Attempted impeachment of Dilma Rousseff turns messy

Attempted impeachment of Dilma Rousseff turns messy
Fecha de publicación: 
13 April 2016
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The decision was widely expected. Nonetheless, markets have rallied on the news but that may be wishful thinking.

Ms Rousseff does not face charges of involvement in the Petrobras corruption scandal — unlike many of her peers in Brasília. That is despite the fact she was chairwoman of Petrobras at the time. Rather, she faces charges that her administration fudged the government budget in order to boost spending ahead of her 2014 election.

The size of that budgetary fiddle is not insignificant, worth perhaps as much as 1 per cent of gross domestic product. Nonetheless, it is a technical charge. It is also a proxy for the wider popular disdain most Brazilians feel — about the incompetence of her administration, the gross corruption that is being unveiled by the Petrobras probe and the country’s worst recession since the Great Depression. According to recent polls, 61 per cent of Brazilians support Ms Rousseff’s impeachment.

The real crunch happens on Sunday, when the Chamber of Deputies votes on whether to go ahead and send the matter to the Senate for trial. That vote requires 342 votes out of 513 to pass. Over the past few weeks, Ms Rousseff and her allies have scrambled to buttress the government’s increasingly fragile coalition and so protect her position. But the vote remains too close to call. If the motion is approved, the Senate is widely expected to follow suit. If the vote fails, there the matter will rest — at least until other charges come to light.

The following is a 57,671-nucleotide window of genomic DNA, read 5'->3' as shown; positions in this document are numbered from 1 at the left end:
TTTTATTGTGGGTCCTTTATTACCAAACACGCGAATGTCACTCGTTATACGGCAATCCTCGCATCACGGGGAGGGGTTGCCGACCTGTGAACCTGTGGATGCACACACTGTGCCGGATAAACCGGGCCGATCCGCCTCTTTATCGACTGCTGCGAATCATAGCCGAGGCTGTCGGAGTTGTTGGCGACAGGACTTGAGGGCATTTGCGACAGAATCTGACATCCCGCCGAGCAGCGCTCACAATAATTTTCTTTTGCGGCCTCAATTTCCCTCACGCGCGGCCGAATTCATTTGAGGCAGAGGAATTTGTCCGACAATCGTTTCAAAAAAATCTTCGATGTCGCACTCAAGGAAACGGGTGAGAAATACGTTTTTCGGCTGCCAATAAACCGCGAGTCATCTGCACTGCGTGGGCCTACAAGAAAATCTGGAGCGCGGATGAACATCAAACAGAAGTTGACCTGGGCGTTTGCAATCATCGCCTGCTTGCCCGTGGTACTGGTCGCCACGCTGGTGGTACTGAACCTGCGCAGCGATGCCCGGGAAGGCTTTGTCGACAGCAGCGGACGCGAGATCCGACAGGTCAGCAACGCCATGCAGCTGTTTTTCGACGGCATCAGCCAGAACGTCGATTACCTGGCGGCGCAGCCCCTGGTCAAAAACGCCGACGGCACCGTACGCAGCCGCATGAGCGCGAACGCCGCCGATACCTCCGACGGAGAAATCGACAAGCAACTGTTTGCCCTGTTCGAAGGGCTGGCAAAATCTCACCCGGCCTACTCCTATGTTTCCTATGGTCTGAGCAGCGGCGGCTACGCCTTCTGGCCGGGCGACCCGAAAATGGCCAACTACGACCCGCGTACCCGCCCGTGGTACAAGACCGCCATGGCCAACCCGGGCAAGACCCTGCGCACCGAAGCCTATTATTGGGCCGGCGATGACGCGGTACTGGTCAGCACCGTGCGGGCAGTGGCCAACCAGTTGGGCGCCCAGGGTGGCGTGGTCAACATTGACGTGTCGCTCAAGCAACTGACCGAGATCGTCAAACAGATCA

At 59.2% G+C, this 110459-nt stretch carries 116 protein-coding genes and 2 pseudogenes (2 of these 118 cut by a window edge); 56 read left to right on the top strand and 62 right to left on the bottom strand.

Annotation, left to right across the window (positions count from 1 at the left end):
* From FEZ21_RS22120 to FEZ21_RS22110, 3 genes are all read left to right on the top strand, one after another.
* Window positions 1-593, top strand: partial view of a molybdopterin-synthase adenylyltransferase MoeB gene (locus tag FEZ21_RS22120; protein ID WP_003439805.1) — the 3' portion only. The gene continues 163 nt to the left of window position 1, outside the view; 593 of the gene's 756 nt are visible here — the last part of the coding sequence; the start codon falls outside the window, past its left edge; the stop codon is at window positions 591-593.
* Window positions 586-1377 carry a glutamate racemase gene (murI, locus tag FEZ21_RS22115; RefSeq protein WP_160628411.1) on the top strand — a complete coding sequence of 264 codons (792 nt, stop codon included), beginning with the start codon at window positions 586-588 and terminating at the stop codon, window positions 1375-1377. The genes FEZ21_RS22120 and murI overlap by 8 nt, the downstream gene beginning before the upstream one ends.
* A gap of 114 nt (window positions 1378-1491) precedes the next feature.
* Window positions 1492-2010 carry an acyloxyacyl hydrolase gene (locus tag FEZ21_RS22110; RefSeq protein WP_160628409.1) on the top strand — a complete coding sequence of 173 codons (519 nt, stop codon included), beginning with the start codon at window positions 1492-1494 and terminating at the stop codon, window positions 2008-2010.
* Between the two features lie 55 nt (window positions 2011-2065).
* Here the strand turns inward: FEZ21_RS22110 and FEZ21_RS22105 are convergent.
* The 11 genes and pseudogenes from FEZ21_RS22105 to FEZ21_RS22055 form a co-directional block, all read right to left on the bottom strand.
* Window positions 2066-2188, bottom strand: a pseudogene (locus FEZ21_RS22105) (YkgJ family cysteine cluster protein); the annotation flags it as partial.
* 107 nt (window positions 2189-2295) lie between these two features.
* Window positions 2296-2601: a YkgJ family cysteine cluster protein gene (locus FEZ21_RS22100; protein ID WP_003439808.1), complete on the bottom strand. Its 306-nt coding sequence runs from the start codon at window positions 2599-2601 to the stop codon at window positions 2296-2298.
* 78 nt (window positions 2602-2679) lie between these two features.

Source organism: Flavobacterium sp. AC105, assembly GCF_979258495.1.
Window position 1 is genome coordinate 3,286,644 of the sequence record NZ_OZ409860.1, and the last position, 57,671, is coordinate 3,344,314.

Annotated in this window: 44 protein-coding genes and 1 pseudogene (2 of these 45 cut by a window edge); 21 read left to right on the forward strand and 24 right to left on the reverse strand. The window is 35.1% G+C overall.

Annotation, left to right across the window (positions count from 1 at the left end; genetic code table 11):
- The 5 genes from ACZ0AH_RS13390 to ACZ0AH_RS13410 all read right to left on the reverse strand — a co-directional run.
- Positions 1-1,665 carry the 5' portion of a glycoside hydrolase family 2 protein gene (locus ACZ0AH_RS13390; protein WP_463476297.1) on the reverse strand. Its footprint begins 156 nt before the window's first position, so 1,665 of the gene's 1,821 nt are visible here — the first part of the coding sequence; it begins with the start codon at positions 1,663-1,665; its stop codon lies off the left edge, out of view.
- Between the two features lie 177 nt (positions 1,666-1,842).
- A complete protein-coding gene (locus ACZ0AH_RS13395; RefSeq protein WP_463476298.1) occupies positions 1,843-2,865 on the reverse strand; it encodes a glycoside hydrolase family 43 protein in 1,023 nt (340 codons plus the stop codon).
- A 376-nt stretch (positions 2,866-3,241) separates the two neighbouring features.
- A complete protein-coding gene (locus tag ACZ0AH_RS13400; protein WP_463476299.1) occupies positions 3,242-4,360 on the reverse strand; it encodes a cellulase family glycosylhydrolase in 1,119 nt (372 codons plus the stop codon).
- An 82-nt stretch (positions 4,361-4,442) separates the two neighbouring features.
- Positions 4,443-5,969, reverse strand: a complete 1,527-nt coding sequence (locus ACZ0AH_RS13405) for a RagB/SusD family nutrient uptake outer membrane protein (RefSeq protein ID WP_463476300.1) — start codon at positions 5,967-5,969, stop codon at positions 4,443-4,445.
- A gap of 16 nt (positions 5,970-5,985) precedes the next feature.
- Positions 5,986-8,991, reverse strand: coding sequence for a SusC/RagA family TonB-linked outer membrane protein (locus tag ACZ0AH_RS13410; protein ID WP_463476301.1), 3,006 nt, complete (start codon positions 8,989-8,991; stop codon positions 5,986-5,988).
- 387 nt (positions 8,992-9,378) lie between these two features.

Brazilian markets have rallied whenever the chances of Ms Rousseff’s ouster have increased; the Bovespa stock market index is up 17 per cent this year. What is less clear is whether what might follow Ms Rousseff’s possible departure will be any better than the present situation.

If she is forced to step down, vice-president Michel Temer would assume the presidency. But Mr Temer faces similar charges of budget fiddling as Ms Rousseff does — 58 per cent of Brazilians think he should be impeached too. If that happens, the head of the lower house, Eduardo Cunha, would become president. But Mr Cunha in turn faces charges of money laundering and of receiving kickbacks from state-run Petrobras.

Brazil’s streets are now occasionally clogged with pro- and anti-impeachment protesters. In Brasília, Ms Rousseff and her Workers’ party are fully deploying the black arts to remain in power — as are their opponents. Claims by the government and its allies that the impeachment process is a thinly disguised coup, while exaggerated, have inflamed passions further. It is already a messy process with an uncertain outcome. It will probably get messier still.

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